In 2015, the Indian government’s data estimated that around 7,634 women were killed due to dowry-related issues. The centuries-old tradition of dowry continues to be an issue in India. Many anti-dowry proponents have argued that the tradition leaves women vulnerable to material issues which sometimes leads to violence and event death.

For more information, please see: 

BBC – India top court orders changes in anti-dowry law to stop misuse – 28 July, 2017

India Times – SC Stops Misuse Of Anti-Dowry Law By Women, No Arrest Can Be Make Until Charges Are Verified – 28 July, 2017

The Times of India – No arrest in dowry cases till charges are verified, says Supreme Court – 28 July, 2017

Tough New Orders to Combat “Narcotics Emergency” in Indonesia

By: Brian Kim
Impunity Watch Reporter, Asia 

JAKARTA, Indonesia – President Joko Widodo of Indonesia imposed a new order against drug dealers and traffickers as he attempts to fight the drug issues he is facing in the country. The new shoot-to-kill order is his call for tougher action against drug traffickers in Indonesia.

Indonesia’s President Joko Widodo has implemented tough rules to combat the country’s “narcotics emergency”. Photo courtesy of ABC.

At an event in Jakarta on July 21, Mr. Wido warned against a potential national emergency due to the drug situation. He stated that “if they resist arrest, just gun them down, show no mercy.”

His recent comments have been compared to President Rodrigo Duterte of the Philippines as Mr. Duterte has issued controversial anti-drug laws in his country. Since the beginning of his campaign to stop drug trafficking in the Philippines, Mr. Duterte’s police force has killed around 7,000 Filipinos. His actions have been condemned by the international community.

In 2015, Mr. Widodo’s government executed two Australian drug smugglers despite the Australian Government’s plea for a stay of execution. With its already tough laws against drugs, Mr. Widodo has been heavily criticized for ordering executions for drug offenses.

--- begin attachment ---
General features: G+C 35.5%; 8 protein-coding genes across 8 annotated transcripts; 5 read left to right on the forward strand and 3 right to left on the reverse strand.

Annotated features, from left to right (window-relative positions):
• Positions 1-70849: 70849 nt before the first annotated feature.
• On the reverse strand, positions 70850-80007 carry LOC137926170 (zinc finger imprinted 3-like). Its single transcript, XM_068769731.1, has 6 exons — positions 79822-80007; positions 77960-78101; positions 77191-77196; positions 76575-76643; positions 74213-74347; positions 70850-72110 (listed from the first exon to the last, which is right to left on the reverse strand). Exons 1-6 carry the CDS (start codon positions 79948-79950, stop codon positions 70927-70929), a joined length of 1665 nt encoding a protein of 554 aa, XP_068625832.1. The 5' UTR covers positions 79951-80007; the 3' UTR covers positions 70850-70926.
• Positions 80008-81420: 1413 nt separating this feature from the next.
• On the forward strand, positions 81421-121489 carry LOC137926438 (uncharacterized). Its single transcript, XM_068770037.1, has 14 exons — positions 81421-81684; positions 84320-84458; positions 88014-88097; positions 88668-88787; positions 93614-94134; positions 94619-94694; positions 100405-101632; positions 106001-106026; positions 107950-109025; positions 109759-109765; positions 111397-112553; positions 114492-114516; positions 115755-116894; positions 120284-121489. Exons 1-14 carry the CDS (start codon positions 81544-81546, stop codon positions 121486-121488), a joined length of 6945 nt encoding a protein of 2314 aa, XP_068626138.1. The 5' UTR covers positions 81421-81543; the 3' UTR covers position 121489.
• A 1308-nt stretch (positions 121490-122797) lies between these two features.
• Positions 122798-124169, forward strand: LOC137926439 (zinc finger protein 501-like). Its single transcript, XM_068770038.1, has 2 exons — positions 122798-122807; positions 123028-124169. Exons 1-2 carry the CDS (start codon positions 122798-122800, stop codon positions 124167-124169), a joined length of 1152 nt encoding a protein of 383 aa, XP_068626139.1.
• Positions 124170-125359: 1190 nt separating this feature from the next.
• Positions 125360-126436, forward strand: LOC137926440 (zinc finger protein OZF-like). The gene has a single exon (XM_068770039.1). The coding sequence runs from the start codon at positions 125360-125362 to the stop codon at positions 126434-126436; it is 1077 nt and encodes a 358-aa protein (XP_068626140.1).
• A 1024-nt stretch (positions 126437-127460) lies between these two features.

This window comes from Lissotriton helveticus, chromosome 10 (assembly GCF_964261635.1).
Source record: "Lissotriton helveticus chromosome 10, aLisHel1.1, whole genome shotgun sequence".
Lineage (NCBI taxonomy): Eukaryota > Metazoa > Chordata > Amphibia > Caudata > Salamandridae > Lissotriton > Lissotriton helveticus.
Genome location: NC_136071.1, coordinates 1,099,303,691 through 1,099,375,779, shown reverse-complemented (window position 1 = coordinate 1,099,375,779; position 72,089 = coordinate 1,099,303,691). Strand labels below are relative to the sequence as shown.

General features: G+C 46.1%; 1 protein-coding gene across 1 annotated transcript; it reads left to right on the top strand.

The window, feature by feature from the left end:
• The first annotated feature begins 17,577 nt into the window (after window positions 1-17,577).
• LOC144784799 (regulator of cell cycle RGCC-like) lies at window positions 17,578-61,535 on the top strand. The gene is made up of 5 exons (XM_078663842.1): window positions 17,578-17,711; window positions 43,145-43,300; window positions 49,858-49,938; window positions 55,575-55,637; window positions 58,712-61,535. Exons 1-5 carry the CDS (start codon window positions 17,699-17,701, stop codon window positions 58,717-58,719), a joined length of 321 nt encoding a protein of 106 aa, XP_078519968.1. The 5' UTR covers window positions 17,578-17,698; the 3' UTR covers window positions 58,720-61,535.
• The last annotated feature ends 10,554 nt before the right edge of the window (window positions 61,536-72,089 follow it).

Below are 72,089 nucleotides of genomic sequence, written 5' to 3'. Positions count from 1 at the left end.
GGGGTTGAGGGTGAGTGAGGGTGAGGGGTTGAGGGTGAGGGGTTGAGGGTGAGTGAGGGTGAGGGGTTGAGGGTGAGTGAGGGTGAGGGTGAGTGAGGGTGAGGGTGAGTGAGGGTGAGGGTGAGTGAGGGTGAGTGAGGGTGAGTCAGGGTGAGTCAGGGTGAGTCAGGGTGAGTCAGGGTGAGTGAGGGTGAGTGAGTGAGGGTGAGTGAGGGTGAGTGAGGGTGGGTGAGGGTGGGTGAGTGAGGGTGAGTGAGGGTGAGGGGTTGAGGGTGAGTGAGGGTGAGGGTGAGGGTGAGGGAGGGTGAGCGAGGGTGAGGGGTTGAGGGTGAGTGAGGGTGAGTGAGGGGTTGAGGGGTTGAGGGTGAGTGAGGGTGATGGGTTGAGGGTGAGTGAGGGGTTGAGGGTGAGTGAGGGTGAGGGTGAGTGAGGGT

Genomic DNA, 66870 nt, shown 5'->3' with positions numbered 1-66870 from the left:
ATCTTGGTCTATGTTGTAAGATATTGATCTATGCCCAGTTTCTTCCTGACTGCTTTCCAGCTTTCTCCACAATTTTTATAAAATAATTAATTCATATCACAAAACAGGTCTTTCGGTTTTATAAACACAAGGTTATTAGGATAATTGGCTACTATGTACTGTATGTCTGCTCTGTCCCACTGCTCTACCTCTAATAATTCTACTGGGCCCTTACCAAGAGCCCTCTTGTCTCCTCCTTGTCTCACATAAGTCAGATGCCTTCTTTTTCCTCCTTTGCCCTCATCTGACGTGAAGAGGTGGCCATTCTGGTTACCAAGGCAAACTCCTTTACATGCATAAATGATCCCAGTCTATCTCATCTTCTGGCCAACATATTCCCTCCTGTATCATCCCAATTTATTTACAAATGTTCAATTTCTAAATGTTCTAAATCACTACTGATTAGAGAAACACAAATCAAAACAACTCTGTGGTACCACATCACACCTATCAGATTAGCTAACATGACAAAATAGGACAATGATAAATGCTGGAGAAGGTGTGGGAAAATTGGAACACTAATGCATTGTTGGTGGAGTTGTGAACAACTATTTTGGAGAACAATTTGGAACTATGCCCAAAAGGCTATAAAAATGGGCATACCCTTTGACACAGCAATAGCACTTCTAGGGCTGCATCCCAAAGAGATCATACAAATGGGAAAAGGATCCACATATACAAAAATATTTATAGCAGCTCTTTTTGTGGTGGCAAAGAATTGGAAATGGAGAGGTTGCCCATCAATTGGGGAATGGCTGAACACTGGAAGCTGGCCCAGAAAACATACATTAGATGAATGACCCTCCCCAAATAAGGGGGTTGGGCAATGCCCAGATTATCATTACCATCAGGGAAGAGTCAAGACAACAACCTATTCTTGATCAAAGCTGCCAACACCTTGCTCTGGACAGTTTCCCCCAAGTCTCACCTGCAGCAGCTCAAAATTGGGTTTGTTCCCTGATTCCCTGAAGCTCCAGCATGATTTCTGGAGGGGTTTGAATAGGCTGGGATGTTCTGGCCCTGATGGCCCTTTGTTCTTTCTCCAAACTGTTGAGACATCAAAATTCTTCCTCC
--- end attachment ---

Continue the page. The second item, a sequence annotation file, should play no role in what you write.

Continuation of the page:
The new order was implemented after a Taiwanese national was shot dead for being involved with a drug smuggling operating around Jakarta. The man was reported to be a part of a group trying to smuggle one tonne of crystal methamphetamine into Indonesia. The man was shot for resisting arrest.

Indonesia is one of 33 countries that use capital punishment for drug-related convictions and since 2013, 18 people have been executed by the firing squad. Currently, the government estimates around 1.2 million drug-abusers in the country. Ecstasy, heroin, marijuana, and methamphetamine are widely used in Indonesia.

General Tito, the Indonesian National Police chief, stated that imposing the death penalty against drug offenders is a good way to deter people from committing drug-related crimes.

However, General Tito’s comments drew strong condemnation from the international community and from Human Rights Watch deputy director for Asia, Mr. Phelim Kine. Mr. Kine was recently quoted in saying that General Tito’s should “denounce the Philippines’ war on drugs.”

For more information, please see: 

ABC – Indonesian President tells police to shoot foreign drug dealers who resist arrest – 22 July, 2017

Reuters- Joko Widodo: Police should shoot suspected drug dealers – 22 July, 2017

The Straits Times – Jokowi issues order to shoot drug traffickers – 23 July, 2017

Aljazeera – Joko Widodo: Police should shoot suspected drug dealers – 23 July, 2017

 

Nobel Prize Laureate Dies in China

By: Brian Kim
Impunity Watch Reporter, Asia 

BEIJING, China – Chinese Nobel Prize laureate, Liu Xiaobo, died on July 13th from multiple organ failure. Liu was a prominent Chinese dissident who participated in the 1989 Tiananmen Square pro-democracy protests.

Supporters mourning Liu Xiaobo’s death in Hong Kong. Photo courtesy of CNBC.

In 2009, Liu was sentenced to 11 years in prison for his work with crafting “Chapter 08,” a manifesto calling for political reform in China. The Chinese government sentenced him to prison for “inciting subversion of state power.”

While serving his time at Jinzhou Prison in 2010, Liu was named the winner of the Nobel Peace Prize for “his long and non-violent struggle for fundamental human rights in China.” However, the Chinese government did not allow him to travel to accept the award and attempted to block the news inside the country. The Nobel organizers placed his award on an empty chair during the award ceremony in his honor.

Due to his illness, Liu was transferred to a hospital in the city of Shenyang to receive treatment. Despite facing much pressure from the international community, China refused to allow Liu to travel abroad to receive treatment.

The Norwegian Nobel Committee recently condemned the Chinese government for not allowing Liu Xiaobo to receive medical treatment abroad. Berit Reiss-Andersen, the leader of the Norwegian Nobel Committee stated that “the Chinese Government bears a heavy responsibility for his premature death.”

Many people, including Amnesty International’s Nicholas Bequelin, described his death as “one of the most crude, cruel and callous political show(s) I have ever witnessed.”